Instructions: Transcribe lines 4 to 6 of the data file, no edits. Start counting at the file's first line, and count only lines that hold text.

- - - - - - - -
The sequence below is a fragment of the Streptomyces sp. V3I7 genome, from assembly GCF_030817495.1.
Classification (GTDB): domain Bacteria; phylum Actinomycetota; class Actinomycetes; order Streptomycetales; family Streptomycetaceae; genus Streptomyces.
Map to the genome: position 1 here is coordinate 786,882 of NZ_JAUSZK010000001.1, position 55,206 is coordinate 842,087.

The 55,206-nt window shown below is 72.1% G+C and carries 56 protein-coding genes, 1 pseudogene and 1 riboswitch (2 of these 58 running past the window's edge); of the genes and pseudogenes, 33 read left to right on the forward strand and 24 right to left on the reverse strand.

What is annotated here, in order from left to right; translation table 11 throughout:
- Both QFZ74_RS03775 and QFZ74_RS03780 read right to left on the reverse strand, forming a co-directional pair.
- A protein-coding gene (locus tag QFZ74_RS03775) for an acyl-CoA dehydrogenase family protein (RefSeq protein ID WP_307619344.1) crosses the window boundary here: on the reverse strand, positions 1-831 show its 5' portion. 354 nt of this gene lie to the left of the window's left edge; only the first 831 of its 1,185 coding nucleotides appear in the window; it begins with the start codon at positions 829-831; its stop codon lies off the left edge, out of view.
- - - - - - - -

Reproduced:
The 55,206-nt window shown below is 72.1% G+C and carries 56 protein-coding genes, 1 pseudogene and 1 riboswitch (2 of these 58 running past the window's edge); of the genes and pseudogenes, 33 read left to right on the forward strand and 24 right to left on the reverse strand.

What is annotated here, in order from left to right; translation table 11 throughout:
- Both QFZ74_RS03775 and QFZ74_RS03780 read right to left on the reverse strand, forming a co-directional pair.